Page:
It’s been proven that COVID can spread in various ways, such as through hand-to-hand touch, by touching something that contains the virus and then rubbing your face, and in other ways, too. A prime transmission route is through contact with virus droplets in the air spread from an infected person speaking, expelling breath or coughing or sneezing.
Last spring, summer and fall, we could partially protect ourselves by socializing outdoors in the fresh air, where it’s more difficult for any COVID-infected droplets to move from one person to another. During warmer weather, opening doors and windows was another precaution Iowans could take to make the spread of the virus less likely.
So this winter, when it’s unlikely we’ll want to live with a cold breeze gusting through open windows, are there steps we can take to put a damper on COVID spread in our home?
Yes, say the experts. And while they caution that taking charge of indoor air quality (IAQ) is only one tool to employ, increasing the flow of air through your home can have a marked impact on viral spread. As a side benefit, better air quality can help those with allergies and can also reduce other noxious pollutants.
There is a caveat: While IAQ solutions can—over time—reduce the virus droplets in your home, COVID safety also requires other standard precautions, including wearing masks, frequent hand washing, using hand sanitizer and maintaining social distance.
The following advice comes from the Environmental Protection Agency (EPA); Scott Bowman, professional engineer and LEED fellow; and The New York Times.
What you can do
Change your furnace filter. If your HVAC system allows it, upgrade to a MERV-13 filter, which catches the virus and particles that the coronavirus attaches to. If your system can’t handle a MERV-13 filter, most systems can handle a MERV-11, which likely filters out about 60% of virus droplets, according to The New York Times.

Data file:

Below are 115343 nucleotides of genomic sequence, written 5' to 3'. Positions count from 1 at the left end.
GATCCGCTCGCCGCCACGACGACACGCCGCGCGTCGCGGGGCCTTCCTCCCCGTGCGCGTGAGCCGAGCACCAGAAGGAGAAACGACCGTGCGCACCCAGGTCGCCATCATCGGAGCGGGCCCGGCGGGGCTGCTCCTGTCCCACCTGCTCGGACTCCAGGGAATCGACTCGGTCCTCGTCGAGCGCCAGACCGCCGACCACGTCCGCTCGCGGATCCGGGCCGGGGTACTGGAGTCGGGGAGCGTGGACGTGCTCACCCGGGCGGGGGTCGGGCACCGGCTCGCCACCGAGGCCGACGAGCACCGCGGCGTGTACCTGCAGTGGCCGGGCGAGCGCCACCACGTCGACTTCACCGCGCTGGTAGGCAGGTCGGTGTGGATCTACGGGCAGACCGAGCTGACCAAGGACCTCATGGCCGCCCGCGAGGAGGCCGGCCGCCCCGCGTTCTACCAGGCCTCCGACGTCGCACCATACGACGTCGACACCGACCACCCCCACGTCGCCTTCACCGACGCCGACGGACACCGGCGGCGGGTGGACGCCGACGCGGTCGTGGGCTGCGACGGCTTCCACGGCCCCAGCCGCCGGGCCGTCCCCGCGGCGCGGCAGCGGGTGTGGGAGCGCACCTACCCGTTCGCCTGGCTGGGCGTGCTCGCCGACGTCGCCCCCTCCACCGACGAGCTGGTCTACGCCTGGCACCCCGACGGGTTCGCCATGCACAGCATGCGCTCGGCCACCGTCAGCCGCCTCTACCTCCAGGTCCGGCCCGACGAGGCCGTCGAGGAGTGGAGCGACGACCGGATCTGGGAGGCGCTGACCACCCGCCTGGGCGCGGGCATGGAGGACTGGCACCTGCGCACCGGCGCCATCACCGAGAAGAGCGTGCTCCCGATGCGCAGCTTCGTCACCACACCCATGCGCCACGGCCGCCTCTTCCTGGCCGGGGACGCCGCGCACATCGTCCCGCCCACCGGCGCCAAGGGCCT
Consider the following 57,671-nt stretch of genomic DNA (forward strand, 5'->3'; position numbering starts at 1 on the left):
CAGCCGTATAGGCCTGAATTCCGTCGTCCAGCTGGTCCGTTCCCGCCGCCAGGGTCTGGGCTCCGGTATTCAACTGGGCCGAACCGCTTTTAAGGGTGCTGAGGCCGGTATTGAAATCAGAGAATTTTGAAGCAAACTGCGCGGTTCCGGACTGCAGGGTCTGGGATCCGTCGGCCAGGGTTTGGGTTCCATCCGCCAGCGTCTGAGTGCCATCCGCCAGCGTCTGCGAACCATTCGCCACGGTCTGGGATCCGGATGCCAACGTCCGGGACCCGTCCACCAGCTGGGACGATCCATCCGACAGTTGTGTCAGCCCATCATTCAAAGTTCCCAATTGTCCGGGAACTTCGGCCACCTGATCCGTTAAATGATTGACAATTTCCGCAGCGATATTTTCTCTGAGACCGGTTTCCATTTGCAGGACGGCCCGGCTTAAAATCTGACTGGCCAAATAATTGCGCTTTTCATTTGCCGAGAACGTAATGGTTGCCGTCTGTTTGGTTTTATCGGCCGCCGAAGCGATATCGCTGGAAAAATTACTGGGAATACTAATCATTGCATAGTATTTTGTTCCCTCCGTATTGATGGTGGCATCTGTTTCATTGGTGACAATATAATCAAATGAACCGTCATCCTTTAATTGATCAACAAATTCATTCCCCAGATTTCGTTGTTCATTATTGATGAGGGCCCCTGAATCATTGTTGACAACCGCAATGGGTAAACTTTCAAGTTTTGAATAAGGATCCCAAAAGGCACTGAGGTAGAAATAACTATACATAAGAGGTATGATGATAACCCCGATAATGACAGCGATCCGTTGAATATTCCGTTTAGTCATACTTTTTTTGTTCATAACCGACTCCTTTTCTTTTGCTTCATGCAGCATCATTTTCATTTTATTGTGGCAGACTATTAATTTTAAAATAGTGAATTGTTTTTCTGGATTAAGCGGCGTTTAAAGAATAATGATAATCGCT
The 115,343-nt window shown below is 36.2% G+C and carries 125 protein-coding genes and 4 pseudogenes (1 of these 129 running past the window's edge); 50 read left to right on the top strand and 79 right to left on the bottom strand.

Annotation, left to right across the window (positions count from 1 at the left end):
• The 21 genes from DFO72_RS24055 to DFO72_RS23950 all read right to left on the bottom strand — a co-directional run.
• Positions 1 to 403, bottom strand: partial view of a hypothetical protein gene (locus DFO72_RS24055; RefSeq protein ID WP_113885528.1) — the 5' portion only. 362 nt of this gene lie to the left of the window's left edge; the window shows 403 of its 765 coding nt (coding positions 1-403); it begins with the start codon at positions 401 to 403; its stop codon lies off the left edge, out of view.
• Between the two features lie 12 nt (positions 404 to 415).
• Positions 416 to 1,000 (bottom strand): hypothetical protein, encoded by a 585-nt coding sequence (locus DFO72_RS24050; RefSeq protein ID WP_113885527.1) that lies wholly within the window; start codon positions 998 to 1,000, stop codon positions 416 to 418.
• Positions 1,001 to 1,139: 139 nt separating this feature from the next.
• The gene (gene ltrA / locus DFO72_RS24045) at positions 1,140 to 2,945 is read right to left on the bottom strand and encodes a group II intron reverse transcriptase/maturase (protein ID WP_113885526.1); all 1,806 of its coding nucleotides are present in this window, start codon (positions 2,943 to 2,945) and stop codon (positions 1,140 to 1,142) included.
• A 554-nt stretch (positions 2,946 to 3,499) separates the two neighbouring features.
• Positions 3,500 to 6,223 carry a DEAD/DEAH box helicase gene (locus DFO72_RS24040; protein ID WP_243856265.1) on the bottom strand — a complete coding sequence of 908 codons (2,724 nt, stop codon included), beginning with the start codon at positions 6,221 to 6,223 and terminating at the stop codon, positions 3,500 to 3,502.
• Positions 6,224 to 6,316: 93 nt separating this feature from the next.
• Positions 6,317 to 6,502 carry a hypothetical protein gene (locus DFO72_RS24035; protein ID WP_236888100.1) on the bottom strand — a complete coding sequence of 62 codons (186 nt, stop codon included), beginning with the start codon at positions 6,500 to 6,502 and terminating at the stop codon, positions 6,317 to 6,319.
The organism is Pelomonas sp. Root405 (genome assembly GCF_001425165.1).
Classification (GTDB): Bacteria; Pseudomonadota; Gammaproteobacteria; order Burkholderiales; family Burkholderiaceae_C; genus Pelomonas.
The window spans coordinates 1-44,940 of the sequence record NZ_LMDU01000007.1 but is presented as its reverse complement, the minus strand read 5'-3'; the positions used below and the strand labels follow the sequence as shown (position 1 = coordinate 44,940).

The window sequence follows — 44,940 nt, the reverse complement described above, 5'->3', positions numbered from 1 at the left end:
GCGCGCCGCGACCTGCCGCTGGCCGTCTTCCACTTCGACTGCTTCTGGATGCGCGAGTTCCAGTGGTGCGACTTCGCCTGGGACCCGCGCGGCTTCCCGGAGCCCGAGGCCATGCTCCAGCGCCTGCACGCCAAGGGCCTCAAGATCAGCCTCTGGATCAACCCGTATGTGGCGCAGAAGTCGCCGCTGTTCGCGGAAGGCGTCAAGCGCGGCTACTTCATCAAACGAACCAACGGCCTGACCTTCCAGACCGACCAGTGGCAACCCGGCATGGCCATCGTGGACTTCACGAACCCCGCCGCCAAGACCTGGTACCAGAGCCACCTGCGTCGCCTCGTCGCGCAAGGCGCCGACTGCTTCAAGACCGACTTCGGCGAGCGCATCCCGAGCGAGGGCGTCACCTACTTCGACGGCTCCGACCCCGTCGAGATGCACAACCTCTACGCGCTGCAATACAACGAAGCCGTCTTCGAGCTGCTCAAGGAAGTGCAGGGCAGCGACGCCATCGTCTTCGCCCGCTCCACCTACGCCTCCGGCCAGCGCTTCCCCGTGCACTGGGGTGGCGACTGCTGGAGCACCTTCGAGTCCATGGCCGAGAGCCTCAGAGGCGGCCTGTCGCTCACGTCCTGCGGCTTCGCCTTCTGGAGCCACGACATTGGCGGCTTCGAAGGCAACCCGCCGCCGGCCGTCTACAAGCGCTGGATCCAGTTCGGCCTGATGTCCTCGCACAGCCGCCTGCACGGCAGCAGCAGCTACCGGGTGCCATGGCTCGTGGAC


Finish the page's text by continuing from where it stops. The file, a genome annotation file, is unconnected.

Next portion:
Run your furnace fan more. Most systems allow you to choose whether to run the fan all the time or only when the HVAC system is either heating or cooling. Running the fan continuously is a plus as systems filter the air only when the fan is running, according to the EPA. Running the fan frequently can also help shift warmed or cooled air equally throughout your home.
Increase the ventilation on your HVAC system. Systems with an energy-efficient air-to-air heat exchanger, heat recovery ventilator (HRV) or energy recovery ventilator (ERV) can make your home safer, per the EPA. This can be added to existing furnace systems too. Creating a positive pressure in a home helps with IAQ and reducing infiltration.
Add air purifiers where possible. Scott Bowman uses air purifiers in his home, with one in his home office and another in the bedroom. Portable purifiers can be used to help clean air in a single room, not an entire home. “Make sure each unit has a HEPA filter, which removes about 99.99% of all air contaminants, including viruses,” he says. His units have several features that do add to the price, including one that has an air ionizer that attracts particles to the filter and another that monitors air quality and ramps up as needed. He advises that you can use an air purifier during a time of higher danger, too, as he deployed one for his daughter who had a contractor working in her home during a remodeling project. He placed it where the work was being done, which helped with COVID and reduced dust and dirt too.
See if UV light makes sense. While ultraviolet (UV) light kills viruses, there are drawbacks as it damages eyes if you look at the light, it’s expensive to install and it’s not an instant fix as UV kills viruses over time as they circulate through your system. Scott says it can be added to any HVAC system as the light does not cause an additional pressure drop. However some experts are wary about UV as an option because they say lights must be carefully engineered during installation so there’s no harm to users. In contrast, Scott believes the UV industry is pretty established and there are all sorts of safeties involved for operations. “A friend found a small unit sized for a small bathroom, and it is always circulating air over the UV light. I got one for my daughter, too, and guess what, it helps with odors, too,” he says.
Raise humidity. Since COVID thrives in dry conditions, using a humidifier system—or even just a simple home humidifier—can keep nasal passages moist enough to slow down viral transmission.
Keep an eye on changes. “As some of these technologies become more mainstream, the technologies should get better and prices should go down,” Scott says. And he notes, there are some interesting developments on the horizon, such as a popular fan company selling a ceiling fan with a UV unit shining up on the ceiling to “sterilize” the room’s air as the fan is circulating it.
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